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Complement C2 receptor inhibitor trispanning: from man to schistosome

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Complement C2 receptor inhibitor trispanning : from man to schistosome. / Inal, Jameel M.

In: Springer seminars in immunopathology, Vol. 27, No. 3, 11.2005, p. 320-31.

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@article{bdc880310a8c4458bec6320651351abc,
title = "Complement C2 receptor inhibitor trispanning: from man to schistosome",
abstract = "Horizontal gene transfer (HGT), in relation to genetic transfer between hosts and parasites, is a little described mechanism. Since the complement inhibitor CRIT was first discovered in the human Schistosoma parasite (the causative agent of Bilharzia) and in Trypanosoma cruzi (a parasite causing Chagas' disease), it has been found to be distributed amongst various species, ranging from the early teleost cod to rats and humans. In terms of evolutionary distance, as measured in a phylogenetic analysis of these CRIT genes at nucleotide level, the parasitic species are as removed from their human host as is the rat sequence, suggesting HGT. The hypotheses that CRIT in humans and schistosomes is orthologous and that the presence of CRIT in schistosomes occurs as a result of host-to-parasite HGT are presented in the light of empirical data and the growing body of data on mobile genetic elements in human and schistosome genomes. In summary, these data indicate phylogenetic proximity between Schistosoma and human CRIT, identity of function, high nucleotide/amino acid identity and secondary protein structure, as well as identical genomic organization.",
keywords = "Amino Acid Sequence, Animals, Antigens, Helminth, Carrier Proteins, Complement System Proteins, Gadus morhua, Gene Transfer, Horizontal, Helminth Proteins, Humans, Models, Molecular, Molecular Sequence Data, Phylogeny, Rats, Receptors, Cell Surface, Schistosoma, Sequence Homology, Amino Acid, Journal Article, Review",
author = "Inal, {Jameel M}",
year = "2005",
month = nov,
doi = "10.1007/s00281-005-0009-9",
language = "English",
volume = "27",
pages = "320--31",
journal = "Springer seminars in immunopathology",
issn = "0344-4325",
publisher = "Springer Verlag",
number = "3",

}

RIS

TY - JOUR

T1 - Complement C2 receptor inhibitor trispanning

T2 - from man to schistosome

AU - Inal, Jameel M

PY - 2005/11

Y1 - 2005/11

N2 - Horizontal gene transfer (HGT), in relation to genetic transfer between hosts and parasites, is a little described mechanism. Since the complement inhibitor CRIT was first discovered in the human Schistosoma parasite (the causative agent of Bilharzia) and in Trypanosoma cruzi (a parasite causing Chagas' disease), it has been found to be distributed amongst various species, ranging from the early teleost cod to rats and humans. In terms of evolutionary distance, as measured in a phylogenetic analysis of these CRIT genes at nucleotide level, the parasitic species are as removed from their human host as is the rat sequence, suggesting HGT. The hypotheses that CRIT in humans and schistosomes is orthologous and that the presence of CRIT in schistosomes occurs as a result of host-to-parasite HGT are presented in the light of empirical data and the growing body of data on mobile genetic elements in human and schistosome genomes. In summary, these data indicate phylogenetic proximity between Schistosoma and human CRIT, identity of function, high nucleotide/amino acid identity and secondary protein structure, as well as identical genomic organization.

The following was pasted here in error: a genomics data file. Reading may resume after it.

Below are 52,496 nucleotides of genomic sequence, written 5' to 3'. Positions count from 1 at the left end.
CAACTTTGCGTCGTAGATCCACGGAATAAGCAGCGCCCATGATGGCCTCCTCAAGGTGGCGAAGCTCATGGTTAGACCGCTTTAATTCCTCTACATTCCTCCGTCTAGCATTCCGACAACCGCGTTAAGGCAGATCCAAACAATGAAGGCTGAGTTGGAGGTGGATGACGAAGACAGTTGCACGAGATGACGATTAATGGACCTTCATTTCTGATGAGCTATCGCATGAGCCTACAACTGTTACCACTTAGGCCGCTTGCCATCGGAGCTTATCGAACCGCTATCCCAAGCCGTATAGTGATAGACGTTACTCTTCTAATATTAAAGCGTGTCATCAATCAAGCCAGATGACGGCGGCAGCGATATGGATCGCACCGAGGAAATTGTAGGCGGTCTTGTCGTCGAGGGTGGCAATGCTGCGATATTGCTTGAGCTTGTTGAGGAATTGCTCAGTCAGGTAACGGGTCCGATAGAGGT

AB - Horizontal gene transfer (HGT), in relation to genetic transfer between hosts and parasites, is a little described mechanism. Since the complement inhibitor CRIT was first discovered in the human Schistosoma parasite (the causative agent of Bilharzia) and in Trypanosoma cruzi (a parasite causing Chagas' disease), it has been found to be distributed amongst various species, ranging from the early teleost cod to rats and humans. In terms of evolutionary distance, as measured in a phylogenetic analysis of these CRIT genes at nucleotide level, the parasitic species are as removed from their human host as is the rat sequence, suggesting HGT. The hypotheses that CRIT in humans and schistosomes is orthologous and that the presence of CRIT in schistosomes occurs as a result of host-to-parasite HGT are presented in the light of empirical data and the growing body of data on mobile genetic elements in human and schistosome genomes. In summary, these data indicate phylogenetic proximity between Schistosoma and human CRIT, identity of function, high nucleotide/amino acid identity and secondary protein structure, as well as identical genomic organization.

KW - Amino Acid Sequence

KW - Animals

KW - Antigens, Helminth

KW - Carrier Proteins

KW - Complement System Proteins

KW - Gadus morhua

KW - Gene Transfer, Horizontal

KW - Helminth Proteins

KW - Humans

KW - Models, Molecular

KW - Molecular Sequence Data

KW - Phylogeny

KW - Rats

KW - Receptors, Cell Surface

KW - Schistosoma

KW - Sequence Homology, Amino Acid

KW - Journal Article

KW - Review

U2 - 10.1007/s00281-005-0009-9

DO - 10.1007/s00281-005-0009-9

M3 - Review article

C2 - 16235057

VL - 27

SP - 320

EP - 331

JO - Springer seminars in immunopathology

JF - Springer seminars in immunopathology

SN - 0344-4325

IS - 3

ER -